In his most recent novel, I Should Be Extremely Happy in Your Company, Brian Hall won acclaim for the way he used the intimate, revelatory voice of fiction to capture the half-hidden personal stories of the Lewis and Clark expedition. In his new novel Hall turns to the life of Robert Frost, arguably Americas most well-known poet. Frost, as both man and artist, was toughened by a hard life. His own father died when Frost was eleven; his only sibling, a sister, had to be institutionalized; of his five children, one died before the age of four, one committed suicide, one went insane, and one died in childbirth.
Told in short chapters, each of which presents an emblematic incident with intensity and immediacy, Halls novel deftly weaves together the earlier parts of Frosts life with his final year, 1962, when, at age eighty- eight, and under the looming threat of the Cuban Missile Crisis, he made a visit to Russia and met with Khrushchev.
As Hall shows, Frost determined early on that he would not succumb to the tragedies life threw at him. The deaths of his children were forms of his own death from which he resurrected himself through poetryfor him, the preeminent symbol of mans form-giving power.
A searing, exquisitely constructed portrait of one mans rages, guilt, paranoia, and sheer, defiant persistence, as well as an exploration of why good people suffer unjustly and how art is born from that unanswerable question, Fall of Frost is a magnificent work that further confirms Halls status as one of the most talented novelists at work today.
Thursday September 6, 1962
"The old man won't be placated."
Franklin Reeve is speaking to Fred Adams outside the door. He wasn't bothered to close it, since the old man is deaf as a post. But the old man doesn't hear half bad when he turns his right ear forward.
His deafness is part ruse. He's always been a slow thinker, and at eighty-eight he creeps. He gets confused. The wanted word fails to come, the riposte wobbles on him (or the thought warns: how many times has he said that?). So he retreats, recoups: "What was that? I didn't hear." A result is, he overhears more now than at any time since he was a boy, when he listened to his parents' voices beyond the door about to be flung open, his ears made acute by fright.
Fred stands before him, assessing how to handle the big baby. The big, spoiled baby.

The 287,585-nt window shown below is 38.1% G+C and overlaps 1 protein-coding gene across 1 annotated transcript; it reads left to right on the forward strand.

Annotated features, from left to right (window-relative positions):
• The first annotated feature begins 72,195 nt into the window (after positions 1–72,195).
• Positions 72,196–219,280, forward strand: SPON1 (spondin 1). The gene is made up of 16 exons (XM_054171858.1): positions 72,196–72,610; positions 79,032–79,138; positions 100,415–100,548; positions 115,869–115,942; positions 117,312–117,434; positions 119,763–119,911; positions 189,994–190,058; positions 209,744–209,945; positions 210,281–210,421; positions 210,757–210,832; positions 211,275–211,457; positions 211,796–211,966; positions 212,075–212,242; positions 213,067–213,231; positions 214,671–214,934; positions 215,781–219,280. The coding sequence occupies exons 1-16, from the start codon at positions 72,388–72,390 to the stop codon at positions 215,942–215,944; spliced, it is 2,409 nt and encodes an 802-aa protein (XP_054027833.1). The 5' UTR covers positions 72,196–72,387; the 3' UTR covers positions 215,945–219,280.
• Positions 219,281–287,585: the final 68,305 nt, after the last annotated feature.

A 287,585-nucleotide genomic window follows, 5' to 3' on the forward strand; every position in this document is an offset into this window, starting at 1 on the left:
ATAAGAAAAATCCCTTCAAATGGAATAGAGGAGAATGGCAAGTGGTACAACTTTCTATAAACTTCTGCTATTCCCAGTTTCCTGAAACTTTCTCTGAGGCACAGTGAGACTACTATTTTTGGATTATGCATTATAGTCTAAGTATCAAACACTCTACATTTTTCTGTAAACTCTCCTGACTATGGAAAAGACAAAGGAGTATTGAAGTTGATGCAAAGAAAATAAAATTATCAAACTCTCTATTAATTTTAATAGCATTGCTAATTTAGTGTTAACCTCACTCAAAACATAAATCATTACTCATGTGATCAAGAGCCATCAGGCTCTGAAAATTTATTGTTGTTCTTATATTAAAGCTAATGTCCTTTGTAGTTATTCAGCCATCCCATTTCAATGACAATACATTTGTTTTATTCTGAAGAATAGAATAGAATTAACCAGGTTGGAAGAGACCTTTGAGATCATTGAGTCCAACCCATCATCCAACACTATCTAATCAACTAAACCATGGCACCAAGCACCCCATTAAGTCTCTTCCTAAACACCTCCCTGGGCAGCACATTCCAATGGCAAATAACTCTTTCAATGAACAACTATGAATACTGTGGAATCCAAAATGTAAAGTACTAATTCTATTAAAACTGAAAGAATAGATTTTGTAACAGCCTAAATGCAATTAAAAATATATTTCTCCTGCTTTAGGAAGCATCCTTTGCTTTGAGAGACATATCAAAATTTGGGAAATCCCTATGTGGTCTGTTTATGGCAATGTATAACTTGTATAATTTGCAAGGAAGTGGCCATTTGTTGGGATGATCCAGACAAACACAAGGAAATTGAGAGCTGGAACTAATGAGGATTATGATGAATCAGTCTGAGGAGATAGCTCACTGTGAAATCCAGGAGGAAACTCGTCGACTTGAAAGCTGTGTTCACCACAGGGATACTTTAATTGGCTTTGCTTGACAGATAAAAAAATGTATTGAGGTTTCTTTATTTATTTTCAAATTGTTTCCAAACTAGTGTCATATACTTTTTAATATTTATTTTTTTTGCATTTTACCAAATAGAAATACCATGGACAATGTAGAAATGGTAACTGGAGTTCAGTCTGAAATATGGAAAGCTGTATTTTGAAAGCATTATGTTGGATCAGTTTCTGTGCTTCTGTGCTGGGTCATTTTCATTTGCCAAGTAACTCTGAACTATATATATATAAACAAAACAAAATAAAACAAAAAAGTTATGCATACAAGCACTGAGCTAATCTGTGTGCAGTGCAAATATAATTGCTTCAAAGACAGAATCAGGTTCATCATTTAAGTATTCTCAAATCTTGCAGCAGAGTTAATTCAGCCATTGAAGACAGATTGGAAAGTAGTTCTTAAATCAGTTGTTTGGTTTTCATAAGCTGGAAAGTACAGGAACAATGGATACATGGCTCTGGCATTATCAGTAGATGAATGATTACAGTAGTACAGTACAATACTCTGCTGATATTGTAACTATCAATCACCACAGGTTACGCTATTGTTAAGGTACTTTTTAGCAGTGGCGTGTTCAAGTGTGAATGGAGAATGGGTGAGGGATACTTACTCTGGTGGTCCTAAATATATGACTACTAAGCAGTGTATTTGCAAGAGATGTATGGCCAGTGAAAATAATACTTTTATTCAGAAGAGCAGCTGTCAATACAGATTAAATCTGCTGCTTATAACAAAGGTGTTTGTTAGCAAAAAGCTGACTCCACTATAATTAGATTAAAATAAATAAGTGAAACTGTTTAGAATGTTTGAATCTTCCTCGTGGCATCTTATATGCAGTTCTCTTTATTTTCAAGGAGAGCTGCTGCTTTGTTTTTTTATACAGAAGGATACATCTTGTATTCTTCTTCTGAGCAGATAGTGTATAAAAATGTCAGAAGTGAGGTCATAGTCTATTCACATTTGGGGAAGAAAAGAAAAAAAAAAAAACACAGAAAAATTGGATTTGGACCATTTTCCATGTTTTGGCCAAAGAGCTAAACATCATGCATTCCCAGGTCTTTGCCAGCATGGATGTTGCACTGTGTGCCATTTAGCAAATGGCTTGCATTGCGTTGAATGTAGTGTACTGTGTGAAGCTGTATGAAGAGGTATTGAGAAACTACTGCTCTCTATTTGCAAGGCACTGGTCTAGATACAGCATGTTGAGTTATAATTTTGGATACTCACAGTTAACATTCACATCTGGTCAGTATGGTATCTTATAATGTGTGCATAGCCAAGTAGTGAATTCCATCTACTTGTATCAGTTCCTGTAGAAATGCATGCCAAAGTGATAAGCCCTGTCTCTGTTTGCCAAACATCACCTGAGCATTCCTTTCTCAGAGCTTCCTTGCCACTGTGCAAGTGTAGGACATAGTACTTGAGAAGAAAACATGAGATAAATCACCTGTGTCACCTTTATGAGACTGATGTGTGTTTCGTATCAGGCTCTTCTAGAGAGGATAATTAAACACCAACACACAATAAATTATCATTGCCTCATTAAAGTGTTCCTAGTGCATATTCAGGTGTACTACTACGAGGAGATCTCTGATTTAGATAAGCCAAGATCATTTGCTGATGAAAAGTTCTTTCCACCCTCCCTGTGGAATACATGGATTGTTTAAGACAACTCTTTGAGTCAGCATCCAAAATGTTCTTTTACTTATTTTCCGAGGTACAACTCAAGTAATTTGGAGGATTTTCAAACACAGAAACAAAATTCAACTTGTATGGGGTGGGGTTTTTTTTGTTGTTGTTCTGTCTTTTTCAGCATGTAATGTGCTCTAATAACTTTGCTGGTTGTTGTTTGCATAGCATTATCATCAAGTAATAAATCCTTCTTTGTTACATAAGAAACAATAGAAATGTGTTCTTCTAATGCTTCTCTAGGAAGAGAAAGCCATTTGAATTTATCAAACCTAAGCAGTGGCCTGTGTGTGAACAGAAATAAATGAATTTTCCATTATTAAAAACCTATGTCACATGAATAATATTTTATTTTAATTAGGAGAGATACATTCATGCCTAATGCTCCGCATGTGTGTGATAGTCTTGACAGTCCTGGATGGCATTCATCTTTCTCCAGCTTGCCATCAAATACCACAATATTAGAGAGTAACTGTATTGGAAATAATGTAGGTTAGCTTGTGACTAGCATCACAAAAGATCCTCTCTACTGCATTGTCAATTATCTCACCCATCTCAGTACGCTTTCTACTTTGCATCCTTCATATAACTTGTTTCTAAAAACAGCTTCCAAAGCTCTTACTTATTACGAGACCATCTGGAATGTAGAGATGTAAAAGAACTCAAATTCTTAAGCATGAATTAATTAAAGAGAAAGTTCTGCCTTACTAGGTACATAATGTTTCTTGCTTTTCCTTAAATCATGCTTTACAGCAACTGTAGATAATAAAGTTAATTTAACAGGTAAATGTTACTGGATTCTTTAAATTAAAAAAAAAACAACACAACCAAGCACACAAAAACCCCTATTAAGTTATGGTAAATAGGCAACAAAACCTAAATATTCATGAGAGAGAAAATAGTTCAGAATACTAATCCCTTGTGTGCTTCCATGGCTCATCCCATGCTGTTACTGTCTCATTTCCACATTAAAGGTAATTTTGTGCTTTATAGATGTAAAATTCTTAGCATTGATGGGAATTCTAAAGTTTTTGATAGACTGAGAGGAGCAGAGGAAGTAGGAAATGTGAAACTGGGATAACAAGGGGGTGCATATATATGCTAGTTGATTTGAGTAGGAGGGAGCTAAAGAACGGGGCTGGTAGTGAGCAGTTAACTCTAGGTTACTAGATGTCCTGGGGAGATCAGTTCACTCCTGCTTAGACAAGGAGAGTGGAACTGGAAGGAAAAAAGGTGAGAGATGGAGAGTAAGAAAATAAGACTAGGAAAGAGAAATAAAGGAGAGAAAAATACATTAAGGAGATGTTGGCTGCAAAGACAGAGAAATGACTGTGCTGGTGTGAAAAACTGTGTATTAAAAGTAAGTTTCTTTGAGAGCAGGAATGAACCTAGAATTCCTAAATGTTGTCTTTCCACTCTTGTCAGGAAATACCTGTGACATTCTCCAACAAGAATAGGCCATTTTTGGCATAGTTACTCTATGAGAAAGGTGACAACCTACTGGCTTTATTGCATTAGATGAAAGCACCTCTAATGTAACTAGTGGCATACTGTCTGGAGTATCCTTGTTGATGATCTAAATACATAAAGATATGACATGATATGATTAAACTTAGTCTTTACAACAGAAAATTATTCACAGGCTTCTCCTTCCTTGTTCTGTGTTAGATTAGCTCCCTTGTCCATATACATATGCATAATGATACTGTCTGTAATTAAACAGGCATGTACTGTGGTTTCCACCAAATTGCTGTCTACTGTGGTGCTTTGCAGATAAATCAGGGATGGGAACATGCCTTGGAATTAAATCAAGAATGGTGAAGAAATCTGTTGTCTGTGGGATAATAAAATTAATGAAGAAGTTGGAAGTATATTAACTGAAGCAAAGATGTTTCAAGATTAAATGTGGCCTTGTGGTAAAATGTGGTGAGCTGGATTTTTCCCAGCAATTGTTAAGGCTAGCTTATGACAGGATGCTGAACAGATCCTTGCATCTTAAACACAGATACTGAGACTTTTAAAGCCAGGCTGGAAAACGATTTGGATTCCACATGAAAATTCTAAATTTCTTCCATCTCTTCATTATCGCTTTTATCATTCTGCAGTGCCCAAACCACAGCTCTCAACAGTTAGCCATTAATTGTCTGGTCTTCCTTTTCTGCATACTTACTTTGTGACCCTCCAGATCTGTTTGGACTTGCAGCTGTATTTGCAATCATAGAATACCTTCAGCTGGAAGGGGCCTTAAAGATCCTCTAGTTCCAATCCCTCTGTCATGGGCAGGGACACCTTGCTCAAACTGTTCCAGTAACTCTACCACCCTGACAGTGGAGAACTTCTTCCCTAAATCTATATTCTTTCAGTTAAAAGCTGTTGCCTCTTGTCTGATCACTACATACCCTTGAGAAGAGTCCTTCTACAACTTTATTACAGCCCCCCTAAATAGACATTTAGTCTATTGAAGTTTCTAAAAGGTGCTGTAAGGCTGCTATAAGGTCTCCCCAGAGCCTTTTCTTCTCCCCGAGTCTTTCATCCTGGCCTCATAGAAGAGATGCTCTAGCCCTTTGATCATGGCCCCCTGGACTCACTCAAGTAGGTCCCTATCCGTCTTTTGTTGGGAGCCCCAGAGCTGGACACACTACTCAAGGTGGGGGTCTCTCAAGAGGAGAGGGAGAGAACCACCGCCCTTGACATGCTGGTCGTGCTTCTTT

Well goddamn him! Yes, he won't be placated and why should he be? Dobrynin invited him here. The Russian ambassador...
Is it too early to crown the best novel of 2008? It's hard to imagine that in the nine months remaining in this year I will glean more pleasure from a book than I did from Fall of Frost.
This is a novel that works on every possible level. For its too-short duration, I was completely immersed in its world, the emotional landscape of Robert Frost. Yet I also read it with enough critical distance to marvel, open-mouthed, at the skill with which Brian Hall constructed the book. Fall of Frost is a character study in the deepest sense, a spelunking into the psychological ferment behind Frost's poems. And it is simultaneously an extremely sophisticated meditation on literary form: a novel about poetry which is itself built like a series of exploded and distended poems; an exploration of the writing process that arises from sensitive readings of Frost's work; a fictionalized biography which puts the artificiality of its own method on display (making it an implicit antidote to this tiresome era of the false memoir). And to think that Hall did all this with one hand tied behind his back, prevented by the Frost estate from reprinting any of the poet's later work. (Reviewed by Amy Reading).
Full Review (1097 words).
Little Known Facts About Robert Frost
By the end of his long life, Robert Frost was the éminence grise of American letters, a man whose legend preceded him and who often collaborated in promulgating that legend. Yet Brian Hall depicts a Robert Frost who is distinctly more complex than the one most of us encountered in high school, that "simple rustic," that plain-spoken New Englander who extolled the virtues of rural life. Consider these infrequently mentioned details of the Frost mythos:
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When Henry Ward Beecher was put on trial for adultery in 1875 his trial not only split the country, it split apart his family, causing a particularly bitter rift between his sisters, Harriet Beecher Stowe, author of Uncle Tom's Cabin, and Isabella Beecher Hooker, an ardent suffragist. Harriet remained loyal to Henry, while Isabella called publicly ...
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